Subject: I have found a CD that I think you would enjoy
|Sandor Solyom-Nagy, Ludwig van Beethoven, Janos Ferencsik|
Beethoven Collection: Symphonies Nos. 1-9, Complete Recording (Box Set)
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Beethoven and Well-Polished Mahogany.
R. C. Ross | Birmingham | 01/14/2003
(5 out of 5 stars)
"Janos Ferencsik was of the `old school' of conductors. A craftsman rather than a showman. Sadly we shall never see their like again! These are thoroughly balanced and lovingly conceived performances. They reveal great strength of character, healthy self-control and mature insight. Ferencsik evidently had experienced much, with emotional and spiritual roots that went deep. Consequently he had no need to resort to surface, superficial excitement to compensate for lack of insight. Ferencsik reveals the mature insight that comes only from a life-long contemplation of scores that the conductor knew as well as he knew the date of his own birthday.His freedom from egotistical self-indulgence may at first give the impression that Ferencsik's performances will be ordinary and unimaginative. Stay a little longer! The whole cycle has remarkable consistency and these are performances that promise to provide continuing satisfaction long after the latest products of the promoters' art are forgotten.Ferencsik's interpretations of Beethoven are remarkably free from what Harnoncourt calls the `agitative' qualities of this music. Not for him the sort of `off-the-peg' megalomaniac `heroism' of (too) much Beethoven conducting. Instead Ferencsik draws our attention to the profoundly stable, grounded, settled qualities of the music. To be sure music full of energy and dynamism; but using that energy to strengthen and under-gird a deep humanity and profound, peaceful beauty - as Emily Dickinson said, `Past what Ourself can estimate'. Not surprisingly then the 6th `Pastoral' symphony is given a wonderfully glorious performance. And so too is the elusive, enigmatic slow movement of the 9th. This is a remarkable gem, an exceptional success; wholly coherent, glowing with a lyrical, reposeful splendour.The Hungarian Philharmonic Orchestra play beautifully, as `to the manner born'. They have with a thoroughly attractive and distinctive sound-reminiscent of a piece of much-loved, deeply polished mahogany. This set can be heartily recommended. At the asking price it's a `steal'! This is real music-making! Well worth hearing whatever other recordings of these inexhaustible symphonies you may have."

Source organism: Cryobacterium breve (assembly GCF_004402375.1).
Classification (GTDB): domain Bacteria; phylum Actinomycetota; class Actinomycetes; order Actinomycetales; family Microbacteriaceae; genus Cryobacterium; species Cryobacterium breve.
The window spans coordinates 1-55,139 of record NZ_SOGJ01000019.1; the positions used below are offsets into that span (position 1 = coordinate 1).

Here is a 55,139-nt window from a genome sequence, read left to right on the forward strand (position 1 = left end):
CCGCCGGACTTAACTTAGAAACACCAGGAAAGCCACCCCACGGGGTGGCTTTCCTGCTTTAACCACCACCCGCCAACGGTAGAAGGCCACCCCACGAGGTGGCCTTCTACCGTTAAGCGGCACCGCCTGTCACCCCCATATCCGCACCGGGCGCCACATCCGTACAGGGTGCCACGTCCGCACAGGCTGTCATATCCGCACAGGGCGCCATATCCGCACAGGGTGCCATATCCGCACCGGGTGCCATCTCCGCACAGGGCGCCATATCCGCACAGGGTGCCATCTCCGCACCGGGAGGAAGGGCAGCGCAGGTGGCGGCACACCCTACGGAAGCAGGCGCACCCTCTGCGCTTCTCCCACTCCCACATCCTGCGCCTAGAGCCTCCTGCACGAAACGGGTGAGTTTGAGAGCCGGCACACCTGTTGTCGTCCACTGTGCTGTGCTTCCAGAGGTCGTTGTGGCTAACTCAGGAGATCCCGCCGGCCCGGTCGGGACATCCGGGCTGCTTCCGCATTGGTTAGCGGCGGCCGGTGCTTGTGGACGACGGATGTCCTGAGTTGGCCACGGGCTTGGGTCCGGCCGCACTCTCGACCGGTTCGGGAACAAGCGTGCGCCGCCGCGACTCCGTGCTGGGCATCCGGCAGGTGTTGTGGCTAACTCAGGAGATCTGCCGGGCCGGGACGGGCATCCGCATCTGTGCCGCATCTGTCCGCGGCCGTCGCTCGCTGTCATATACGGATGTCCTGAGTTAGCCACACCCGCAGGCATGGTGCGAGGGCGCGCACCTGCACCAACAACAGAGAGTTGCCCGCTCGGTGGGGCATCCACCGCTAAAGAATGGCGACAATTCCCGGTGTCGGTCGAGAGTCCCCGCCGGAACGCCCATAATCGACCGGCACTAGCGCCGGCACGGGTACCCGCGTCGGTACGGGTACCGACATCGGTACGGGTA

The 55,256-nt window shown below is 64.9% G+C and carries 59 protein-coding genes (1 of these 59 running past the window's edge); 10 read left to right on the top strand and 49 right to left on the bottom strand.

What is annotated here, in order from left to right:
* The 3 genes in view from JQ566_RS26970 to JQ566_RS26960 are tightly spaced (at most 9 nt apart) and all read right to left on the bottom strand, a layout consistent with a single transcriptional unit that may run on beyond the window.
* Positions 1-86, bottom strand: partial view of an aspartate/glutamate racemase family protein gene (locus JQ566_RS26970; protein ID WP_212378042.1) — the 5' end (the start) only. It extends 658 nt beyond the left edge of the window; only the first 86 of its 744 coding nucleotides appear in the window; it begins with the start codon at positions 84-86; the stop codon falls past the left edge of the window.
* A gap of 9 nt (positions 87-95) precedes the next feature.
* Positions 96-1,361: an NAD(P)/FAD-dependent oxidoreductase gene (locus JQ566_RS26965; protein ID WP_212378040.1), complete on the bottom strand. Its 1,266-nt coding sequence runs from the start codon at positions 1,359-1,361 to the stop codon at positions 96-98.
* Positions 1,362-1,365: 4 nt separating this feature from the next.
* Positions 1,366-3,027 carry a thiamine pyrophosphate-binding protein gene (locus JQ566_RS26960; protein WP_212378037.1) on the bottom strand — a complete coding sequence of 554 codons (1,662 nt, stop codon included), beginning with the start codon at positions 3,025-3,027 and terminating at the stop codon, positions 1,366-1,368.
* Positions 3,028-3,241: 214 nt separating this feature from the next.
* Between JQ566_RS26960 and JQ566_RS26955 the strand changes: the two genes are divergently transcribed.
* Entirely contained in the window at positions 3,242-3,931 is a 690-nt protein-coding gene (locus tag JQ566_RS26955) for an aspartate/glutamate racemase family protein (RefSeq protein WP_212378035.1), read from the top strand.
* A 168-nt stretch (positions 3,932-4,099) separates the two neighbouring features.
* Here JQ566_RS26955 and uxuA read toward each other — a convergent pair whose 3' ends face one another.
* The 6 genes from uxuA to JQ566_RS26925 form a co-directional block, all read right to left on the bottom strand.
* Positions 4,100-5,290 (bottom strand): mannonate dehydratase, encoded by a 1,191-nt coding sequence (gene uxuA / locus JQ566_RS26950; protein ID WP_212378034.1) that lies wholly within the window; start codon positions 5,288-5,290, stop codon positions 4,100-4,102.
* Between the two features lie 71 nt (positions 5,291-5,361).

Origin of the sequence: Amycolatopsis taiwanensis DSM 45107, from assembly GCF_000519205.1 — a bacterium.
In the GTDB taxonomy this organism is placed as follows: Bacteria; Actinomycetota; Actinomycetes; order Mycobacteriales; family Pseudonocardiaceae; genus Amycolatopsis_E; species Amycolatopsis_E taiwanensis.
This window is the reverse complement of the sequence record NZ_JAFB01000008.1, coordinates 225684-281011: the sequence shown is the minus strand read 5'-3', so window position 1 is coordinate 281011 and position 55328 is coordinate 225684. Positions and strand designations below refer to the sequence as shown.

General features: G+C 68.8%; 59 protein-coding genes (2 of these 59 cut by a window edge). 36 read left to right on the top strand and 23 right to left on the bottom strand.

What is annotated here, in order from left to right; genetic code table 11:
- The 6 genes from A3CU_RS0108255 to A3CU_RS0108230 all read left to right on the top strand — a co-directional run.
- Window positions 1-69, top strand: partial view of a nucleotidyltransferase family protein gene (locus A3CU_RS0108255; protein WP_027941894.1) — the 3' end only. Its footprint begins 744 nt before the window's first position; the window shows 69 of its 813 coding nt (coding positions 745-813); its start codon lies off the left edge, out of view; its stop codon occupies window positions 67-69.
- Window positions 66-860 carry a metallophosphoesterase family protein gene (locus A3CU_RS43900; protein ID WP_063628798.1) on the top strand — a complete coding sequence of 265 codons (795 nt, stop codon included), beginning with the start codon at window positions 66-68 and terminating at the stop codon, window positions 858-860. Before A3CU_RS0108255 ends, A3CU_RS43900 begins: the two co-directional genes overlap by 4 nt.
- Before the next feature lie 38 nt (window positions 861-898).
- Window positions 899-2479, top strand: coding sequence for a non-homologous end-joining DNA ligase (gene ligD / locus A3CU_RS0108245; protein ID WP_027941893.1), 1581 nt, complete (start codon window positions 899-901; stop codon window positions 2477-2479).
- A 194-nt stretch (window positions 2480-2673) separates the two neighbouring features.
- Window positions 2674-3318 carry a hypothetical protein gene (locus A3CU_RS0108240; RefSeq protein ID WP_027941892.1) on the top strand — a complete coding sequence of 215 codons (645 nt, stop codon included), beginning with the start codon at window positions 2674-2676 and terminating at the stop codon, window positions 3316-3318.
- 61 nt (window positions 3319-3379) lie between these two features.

Value for money set - recommended for beginners only
Paul W. | KL, Malaysia | 02/19/2005
(4 out of 5 stars)
"Received my set from Amazon recently and it arrived in excellent condition. Since then, I have moved on to 2 other Beethoven Symphonies sets by other conductors because I discovered that I really liked the symphonies.
If you have even the slightest suspicion that you might enjoy the symphonies, it is best to bypass this and invest in much better sets instead, like the critically acclaimed 'Beethoven: The Nine Symphonies' by David Zinman (ASIN: B00000IFP6) or the 1963 set 'Beethoven: 9 Symphonien' by Herbert von Karajan (ASIN: B000001GBQ) or even both, like I did.
The Zinman edition is newer (1998) and the first to be recorded using the critical Barenreiter edition, whereas the 1963 Karajan edition has been widely acknowledged as one of the very best edition of the Symphonies ever produced until today. These 2 sets sound sufficiently different from each other to warrant owning both, and either is far, far superior in terms of soundstaging, warmth and lushness compared to this budget version, which appeared clinically dry.
Nevertheless, this set still represents excellent value for money, and is perfectly suitable for the beginner who is unsure whether he/she will appreciate the 9 Symphonies."
Servicable, well-recorded introduction. to the Master.
DJ Rix | NJ USA | 09/26/2001
(4 out of 5 stars)
"Let's see. The John Eliot Gardner "period" cycle goes for about sixty bucks, this one for sixteen. I love John Eliot Gardner's Missa Solemnis, & I enjoyed the couple of his Beethoven symphonies I've caught on the radio. So why is it that I have Giulini's 7th, Klemperer's old school booming 4th, Szell's crisp 5th, a treasured complete set on Deutsche Grammophon vinyl by Karl Bohm given to me as birthday gift years ago? What attracted me to the ancient Seraphin Cluytens/Berlin Philharmonic 9th? Probably because I detest "the latest is the greatest because it's the latest" standards of musical purity & enjoy the concepts & idiosyncrasies of conductors from different recording eras & cultures. Good heavens, this music is 200 years old!! It stopped sounding the way Beethoven wanted it to sound the first time the old man stepped up to the podium & couldn't hear the band. I was familiar with good reputations of Ferencsik & the Hungarian Philharmonic in the Eastern European & Russian musical marketplace, particularly with Eastern European music - some of it available here at ridiculously low prices, & almost totally ignored. True, Ferencsik conducts in the Toscanini "It's my ballgame 'cause I brought the ball" tradition. But these are more than servicable, well-recorded interpretations for newcomers want to become familiar with all nine, then move up to more individualist performances of the symphonies that most attract them. It's also an excellent addition to one's portable CD player library. Today, I left the house at the beginning of the 3th, went to the supermarket, & arrived home just as the 8th was ending - all on one CD."